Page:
Absinthe, a drink that was banned in the US in 1912 and in Europe by 1915, will once again be available in it original formula from the 1800s. The US lifted the ban in 2007.
According to Pernod-Ricard, Pernod Absinthe was the aperitif of choice in France in the 19th century especially for the painters, writers and philosophers that made up the creative community. By the middle of the 19th century, the hour before dusk was the time to enjoy a glass of Pernod Absinthe with friends. It became such a ritual that it was popularly called “The Green Hour”.
The trend crossed the Atlantic and Pernod Absinthe cocktails had ghoulish but amusing names like Corpse Reviver #2 and Death in the Afternoon.
The aperitif was so popular that the French wine lobby took note and started a very drastic smear campaign against Absinthe that was amazingly successful. Although the claims were false, the lore became fact and Absinthe was banned by 1915. In 2007, the FDA ruled that Absinthe was safe for human consumption and always had been.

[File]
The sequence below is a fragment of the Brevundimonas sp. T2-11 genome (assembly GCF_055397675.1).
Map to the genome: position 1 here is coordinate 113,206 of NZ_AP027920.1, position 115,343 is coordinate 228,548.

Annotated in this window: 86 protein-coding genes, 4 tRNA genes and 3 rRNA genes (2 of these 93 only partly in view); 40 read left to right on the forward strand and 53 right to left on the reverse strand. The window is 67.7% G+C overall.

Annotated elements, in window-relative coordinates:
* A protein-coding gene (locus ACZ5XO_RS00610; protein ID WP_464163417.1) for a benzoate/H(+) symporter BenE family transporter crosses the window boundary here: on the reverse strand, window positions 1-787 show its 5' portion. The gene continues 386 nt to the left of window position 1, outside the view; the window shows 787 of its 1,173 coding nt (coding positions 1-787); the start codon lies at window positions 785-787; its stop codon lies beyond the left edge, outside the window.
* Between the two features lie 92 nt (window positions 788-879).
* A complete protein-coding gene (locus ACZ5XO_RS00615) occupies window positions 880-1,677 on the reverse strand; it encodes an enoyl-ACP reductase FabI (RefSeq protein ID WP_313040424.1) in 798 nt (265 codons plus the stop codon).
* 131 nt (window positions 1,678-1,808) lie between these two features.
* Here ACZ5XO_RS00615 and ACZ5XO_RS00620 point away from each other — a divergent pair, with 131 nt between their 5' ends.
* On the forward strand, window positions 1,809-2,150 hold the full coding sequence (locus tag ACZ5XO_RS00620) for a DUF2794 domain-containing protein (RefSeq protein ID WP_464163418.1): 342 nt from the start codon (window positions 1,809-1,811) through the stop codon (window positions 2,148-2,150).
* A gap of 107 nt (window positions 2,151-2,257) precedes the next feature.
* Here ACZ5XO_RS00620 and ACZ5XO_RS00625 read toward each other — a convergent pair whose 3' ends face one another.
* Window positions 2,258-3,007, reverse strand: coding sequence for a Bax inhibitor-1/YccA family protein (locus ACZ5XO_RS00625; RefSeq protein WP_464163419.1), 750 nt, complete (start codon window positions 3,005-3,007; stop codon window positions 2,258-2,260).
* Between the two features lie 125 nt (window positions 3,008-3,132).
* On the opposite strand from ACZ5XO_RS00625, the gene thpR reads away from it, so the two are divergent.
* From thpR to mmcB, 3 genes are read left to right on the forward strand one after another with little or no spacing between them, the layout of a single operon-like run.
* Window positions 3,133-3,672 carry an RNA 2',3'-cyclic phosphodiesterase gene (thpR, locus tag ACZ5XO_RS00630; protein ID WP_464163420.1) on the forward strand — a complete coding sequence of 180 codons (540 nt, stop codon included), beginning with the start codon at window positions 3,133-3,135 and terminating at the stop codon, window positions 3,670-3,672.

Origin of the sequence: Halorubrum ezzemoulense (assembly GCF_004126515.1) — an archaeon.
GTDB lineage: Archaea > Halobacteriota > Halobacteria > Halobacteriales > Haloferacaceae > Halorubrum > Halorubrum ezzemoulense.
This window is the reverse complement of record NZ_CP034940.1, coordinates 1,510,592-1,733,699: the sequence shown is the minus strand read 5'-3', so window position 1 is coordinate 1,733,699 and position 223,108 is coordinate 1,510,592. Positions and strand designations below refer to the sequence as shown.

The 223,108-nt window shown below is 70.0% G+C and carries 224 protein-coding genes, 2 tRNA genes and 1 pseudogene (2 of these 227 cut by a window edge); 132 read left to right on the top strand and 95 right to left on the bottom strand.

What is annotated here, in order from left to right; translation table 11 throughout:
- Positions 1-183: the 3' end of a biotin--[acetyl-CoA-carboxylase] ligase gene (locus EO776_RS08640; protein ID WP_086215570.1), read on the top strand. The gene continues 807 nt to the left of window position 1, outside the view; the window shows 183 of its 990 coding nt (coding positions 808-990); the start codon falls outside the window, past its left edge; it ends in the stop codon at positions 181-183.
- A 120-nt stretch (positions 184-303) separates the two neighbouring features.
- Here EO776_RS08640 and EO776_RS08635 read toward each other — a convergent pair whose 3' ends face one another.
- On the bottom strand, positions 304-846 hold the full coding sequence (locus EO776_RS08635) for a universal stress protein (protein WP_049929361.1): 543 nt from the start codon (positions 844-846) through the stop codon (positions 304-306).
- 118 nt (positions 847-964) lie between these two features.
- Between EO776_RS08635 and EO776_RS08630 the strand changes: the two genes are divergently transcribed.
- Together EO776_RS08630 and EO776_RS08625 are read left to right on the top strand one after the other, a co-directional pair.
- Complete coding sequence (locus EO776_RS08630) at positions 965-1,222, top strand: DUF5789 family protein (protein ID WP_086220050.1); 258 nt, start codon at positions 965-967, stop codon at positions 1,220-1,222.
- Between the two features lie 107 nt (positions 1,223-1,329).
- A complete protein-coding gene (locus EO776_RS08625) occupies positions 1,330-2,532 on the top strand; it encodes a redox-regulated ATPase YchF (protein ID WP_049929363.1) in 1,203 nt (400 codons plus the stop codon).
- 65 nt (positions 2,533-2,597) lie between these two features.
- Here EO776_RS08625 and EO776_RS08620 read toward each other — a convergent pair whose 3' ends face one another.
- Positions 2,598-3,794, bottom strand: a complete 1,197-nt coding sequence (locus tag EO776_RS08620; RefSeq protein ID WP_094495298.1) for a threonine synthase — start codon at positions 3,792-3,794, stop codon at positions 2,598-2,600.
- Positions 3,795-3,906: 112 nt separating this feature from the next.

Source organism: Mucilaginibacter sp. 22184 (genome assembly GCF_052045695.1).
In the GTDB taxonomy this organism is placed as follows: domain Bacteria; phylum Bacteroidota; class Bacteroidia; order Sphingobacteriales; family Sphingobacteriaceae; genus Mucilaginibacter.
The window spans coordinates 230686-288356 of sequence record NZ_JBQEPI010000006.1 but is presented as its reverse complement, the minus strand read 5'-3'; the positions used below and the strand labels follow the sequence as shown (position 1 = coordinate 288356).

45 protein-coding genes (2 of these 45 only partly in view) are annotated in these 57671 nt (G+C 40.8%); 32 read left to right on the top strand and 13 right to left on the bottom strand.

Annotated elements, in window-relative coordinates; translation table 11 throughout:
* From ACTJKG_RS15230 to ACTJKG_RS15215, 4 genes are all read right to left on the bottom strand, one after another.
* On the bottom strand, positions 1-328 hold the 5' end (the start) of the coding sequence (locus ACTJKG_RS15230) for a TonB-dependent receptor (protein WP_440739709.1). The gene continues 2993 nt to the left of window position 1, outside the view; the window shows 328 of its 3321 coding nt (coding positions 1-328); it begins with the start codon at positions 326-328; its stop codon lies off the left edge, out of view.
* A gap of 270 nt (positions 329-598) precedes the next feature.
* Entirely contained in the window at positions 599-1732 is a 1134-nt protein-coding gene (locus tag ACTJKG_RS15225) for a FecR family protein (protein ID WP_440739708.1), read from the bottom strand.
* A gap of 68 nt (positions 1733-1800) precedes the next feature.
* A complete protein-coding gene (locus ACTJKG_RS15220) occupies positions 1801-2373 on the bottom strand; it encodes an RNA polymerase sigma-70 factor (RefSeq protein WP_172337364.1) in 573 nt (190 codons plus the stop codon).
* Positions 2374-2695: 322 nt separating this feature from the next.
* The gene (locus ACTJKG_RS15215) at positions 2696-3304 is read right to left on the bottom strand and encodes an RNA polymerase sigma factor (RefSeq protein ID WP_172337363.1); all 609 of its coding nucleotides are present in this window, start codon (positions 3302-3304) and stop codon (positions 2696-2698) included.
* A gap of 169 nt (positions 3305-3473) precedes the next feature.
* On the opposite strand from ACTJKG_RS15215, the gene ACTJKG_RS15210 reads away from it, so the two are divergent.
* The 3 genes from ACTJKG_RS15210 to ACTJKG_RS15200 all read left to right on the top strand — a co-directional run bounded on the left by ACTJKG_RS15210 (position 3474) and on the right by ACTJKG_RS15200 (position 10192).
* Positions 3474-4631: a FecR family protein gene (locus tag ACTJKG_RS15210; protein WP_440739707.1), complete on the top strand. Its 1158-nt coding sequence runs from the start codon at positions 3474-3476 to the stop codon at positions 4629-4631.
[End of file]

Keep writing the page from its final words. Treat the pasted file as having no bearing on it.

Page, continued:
The reformulated recipe uses a neutral wine spirit instead of a neutral grain spirit. The wormwood, a key element in absinthe, will be cultivated in Pontarlier, France, the location of the original Pernod Absinthe factory founded in 1805. And the green color will come from maceration of green nettles instead of artificial coloring. Product is being rolled out nationally during October.